A total number of 1 243 4657 tourists visited the Kruger National Park during the 2005/6 financial year. According to the Sanparks 2005/6 annual report, this number represents a 16,2% increase in the number of black visitors. The Marula (southern) region showed a 1,2 percent increase in bed occupancy sold, while the Nkayene (central) region had the same bed occupancy as last year (60,7 percent) and the Nxanatseni (northern) region showed 0,2 percent decline in bed occupancy compared to last year.
Lower Sabie had the highest bed occupancy (80,2 percent), followed by Skukuza (66,0 percent) and then Satara (64,1 percent). Tourism income for the entire Sanparks grew from the previous year’s result of R248 million to end on a result of R307 million, which, according to tourism director Glen Phillips, represents a growth of 19,22 percent.
“We continue to grow the national parks estate through new acquisitions of land and in the period under review the organisation managed to acquire a total of 27,320 ha for R48,3 million of the budgeted R58 million. The balance of the R9,7 million will be carried into the new financial year.
Of the R48,3 million used, R41,3 million was accounted for through the Department of Environmental Affairs and Tourism (DEAT) Land Grant annual allocation and the balance from Sanparks allocation or other donor contributions,” says Dr David Mabunda, chief executive of Sanparks in his report.
According to the conservation services department, there has been considerable progress to include neighbouring areas into the Greater Kruger National Park. “Some reserves which are part of the Associated Private Nature Reserves (APNR) group have applied to become contractual parks.” These applications are under review in line with the appropriate legislation.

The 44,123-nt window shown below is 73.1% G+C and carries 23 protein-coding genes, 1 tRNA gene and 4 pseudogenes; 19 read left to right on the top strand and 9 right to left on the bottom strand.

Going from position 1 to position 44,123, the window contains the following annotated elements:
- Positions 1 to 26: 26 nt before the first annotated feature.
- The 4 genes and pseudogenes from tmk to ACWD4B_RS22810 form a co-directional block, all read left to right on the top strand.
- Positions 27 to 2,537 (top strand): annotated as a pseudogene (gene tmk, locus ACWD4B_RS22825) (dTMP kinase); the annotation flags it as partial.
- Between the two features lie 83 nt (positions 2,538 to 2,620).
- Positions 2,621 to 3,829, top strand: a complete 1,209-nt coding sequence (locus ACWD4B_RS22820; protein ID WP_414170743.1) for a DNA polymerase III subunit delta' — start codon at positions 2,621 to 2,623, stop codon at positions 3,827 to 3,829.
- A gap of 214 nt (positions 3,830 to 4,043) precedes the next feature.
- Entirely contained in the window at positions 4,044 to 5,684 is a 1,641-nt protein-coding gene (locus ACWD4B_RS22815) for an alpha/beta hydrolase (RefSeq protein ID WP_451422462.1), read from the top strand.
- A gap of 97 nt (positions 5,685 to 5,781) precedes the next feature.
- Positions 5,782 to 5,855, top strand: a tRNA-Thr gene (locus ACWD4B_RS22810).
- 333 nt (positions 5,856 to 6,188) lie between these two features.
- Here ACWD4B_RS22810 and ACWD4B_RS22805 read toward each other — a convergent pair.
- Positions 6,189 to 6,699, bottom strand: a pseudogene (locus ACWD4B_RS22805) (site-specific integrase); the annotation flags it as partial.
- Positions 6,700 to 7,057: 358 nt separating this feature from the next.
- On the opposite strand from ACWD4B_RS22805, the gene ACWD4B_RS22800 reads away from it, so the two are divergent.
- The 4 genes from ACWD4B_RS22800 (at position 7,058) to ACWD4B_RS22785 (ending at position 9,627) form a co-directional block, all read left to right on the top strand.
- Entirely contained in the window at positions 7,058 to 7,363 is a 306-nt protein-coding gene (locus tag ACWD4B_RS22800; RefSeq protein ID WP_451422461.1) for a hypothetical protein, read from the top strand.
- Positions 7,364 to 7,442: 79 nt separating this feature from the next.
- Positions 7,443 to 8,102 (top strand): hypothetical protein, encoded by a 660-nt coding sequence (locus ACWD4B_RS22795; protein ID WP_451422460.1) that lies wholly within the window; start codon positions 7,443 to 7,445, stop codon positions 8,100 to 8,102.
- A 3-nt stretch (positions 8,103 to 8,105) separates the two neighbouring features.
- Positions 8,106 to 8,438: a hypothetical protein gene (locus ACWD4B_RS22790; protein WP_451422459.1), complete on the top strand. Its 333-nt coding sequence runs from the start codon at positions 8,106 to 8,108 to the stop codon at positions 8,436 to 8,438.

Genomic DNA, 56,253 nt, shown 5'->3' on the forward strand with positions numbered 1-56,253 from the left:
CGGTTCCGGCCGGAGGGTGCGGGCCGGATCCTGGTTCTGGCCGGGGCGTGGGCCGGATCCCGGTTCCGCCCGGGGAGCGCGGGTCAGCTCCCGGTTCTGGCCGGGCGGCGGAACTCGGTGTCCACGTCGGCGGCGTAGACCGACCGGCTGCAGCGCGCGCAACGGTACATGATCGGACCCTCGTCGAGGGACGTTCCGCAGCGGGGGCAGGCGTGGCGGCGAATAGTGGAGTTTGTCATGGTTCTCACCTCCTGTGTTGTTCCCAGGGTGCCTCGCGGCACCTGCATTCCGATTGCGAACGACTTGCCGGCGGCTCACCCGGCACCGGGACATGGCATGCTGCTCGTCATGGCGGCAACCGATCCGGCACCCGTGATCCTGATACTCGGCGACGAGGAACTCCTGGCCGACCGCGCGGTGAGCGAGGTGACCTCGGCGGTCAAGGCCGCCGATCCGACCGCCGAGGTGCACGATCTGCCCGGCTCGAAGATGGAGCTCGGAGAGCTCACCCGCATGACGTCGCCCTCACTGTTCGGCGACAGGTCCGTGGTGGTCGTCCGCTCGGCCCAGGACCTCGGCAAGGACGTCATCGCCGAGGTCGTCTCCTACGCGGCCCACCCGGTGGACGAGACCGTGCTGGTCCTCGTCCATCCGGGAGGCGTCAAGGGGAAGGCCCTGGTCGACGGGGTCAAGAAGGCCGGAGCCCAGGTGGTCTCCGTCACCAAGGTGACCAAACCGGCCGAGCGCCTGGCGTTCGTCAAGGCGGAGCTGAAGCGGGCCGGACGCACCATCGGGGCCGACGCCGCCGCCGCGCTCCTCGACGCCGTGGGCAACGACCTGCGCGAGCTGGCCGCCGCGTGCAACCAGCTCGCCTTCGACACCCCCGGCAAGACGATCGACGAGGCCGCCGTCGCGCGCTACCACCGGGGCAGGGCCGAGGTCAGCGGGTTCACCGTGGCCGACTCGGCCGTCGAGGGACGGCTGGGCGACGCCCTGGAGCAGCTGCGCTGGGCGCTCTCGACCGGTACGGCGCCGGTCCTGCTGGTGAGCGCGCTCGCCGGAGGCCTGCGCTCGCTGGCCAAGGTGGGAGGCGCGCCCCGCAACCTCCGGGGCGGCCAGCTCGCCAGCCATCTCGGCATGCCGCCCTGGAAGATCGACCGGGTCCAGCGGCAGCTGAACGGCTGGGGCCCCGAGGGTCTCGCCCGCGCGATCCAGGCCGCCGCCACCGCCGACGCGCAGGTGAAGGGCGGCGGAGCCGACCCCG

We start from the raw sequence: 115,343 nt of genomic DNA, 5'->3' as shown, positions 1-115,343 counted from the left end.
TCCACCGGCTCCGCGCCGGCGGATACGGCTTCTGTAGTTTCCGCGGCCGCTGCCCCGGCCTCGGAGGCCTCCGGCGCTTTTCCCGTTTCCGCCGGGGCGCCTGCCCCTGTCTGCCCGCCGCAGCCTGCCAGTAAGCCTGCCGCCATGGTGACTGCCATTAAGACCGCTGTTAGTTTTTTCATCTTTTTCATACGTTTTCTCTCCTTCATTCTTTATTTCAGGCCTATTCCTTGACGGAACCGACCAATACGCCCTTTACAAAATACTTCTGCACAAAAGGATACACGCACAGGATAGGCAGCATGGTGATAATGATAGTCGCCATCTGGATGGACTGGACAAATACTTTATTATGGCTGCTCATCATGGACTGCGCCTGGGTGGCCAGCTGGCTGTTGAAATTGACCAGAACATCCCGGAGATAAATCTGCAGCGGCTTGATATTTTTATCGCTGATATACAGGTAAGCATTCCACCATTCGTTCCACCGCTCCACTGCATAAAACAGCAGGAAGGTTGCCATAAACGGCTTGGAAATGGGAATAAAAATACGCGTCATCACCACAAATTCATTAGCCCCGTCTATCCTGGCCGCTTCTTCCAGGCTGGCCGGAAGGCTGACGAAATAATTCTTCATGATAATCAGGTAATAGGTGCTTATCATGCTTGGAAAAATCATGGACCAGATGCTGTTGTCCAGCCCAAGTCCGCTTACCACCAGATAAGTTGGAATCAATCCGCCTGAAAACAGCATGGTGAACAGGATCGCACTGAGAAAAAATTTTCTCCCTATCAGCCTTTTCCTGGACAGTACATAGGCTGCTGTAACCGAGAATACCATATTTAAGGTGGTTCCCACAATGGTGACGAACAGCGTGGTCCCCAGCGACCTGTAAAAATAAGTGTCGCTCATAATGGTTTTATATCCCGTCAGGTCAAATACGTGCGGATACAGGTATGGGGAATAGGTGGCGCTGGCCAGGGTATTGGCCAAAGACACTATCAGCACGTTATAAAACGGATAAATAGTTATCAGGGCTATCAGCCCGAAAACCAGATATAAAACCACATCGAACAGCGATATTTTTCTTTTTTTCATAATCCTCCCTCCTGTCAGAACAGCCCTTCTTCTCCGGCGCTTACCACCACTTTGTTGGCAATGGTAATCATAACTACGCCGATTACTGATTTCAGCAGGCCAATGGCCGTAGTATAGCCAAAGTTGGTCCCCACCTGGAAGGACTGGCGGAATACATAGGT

The removal of 30km of fence on the eastern border with the Limpopo National Park facilitates the on-going implementation of the Greater Limpopo Transfrontier Park. During the year under review, the scientific services department facilitated 160 active research projects in Kruger. Of these, 70 percent were conducted by South African scientists.
A total of 20 local and 30 international research and academic institutions were active in the Park and their activities saw 26 scientific publications and six internal reports being published. The people and conservation department, in partnership with the Development Bank of South Africa (DBSA) and the Hlanganani Forum, facilitated the construction of the community arts outlet at the Punda Maria entrance gate.
In partnership with the Smart Foundation, 800 boxes of books, were distributed to 150 schools within the seven local community forums on the western boundary of Kruger. The third group pf trainee contractors in the Contractor Development Programme completed their NQF level two labour intensive training modules and completed the first two practical training projects that were funded by the DBSA. A total of 58km of tar road was resurfaced.
The Commercialisations Strategy And The Concessions
“In September 1998, DEAT articulated the need for Sanpark to prepare for a lesser dependance on state funding, which would increasingly be aimed at funding the essential conservation requiremenst. This formed the basis of the Commercialisation strategy as adopted by Sanparks in 2000.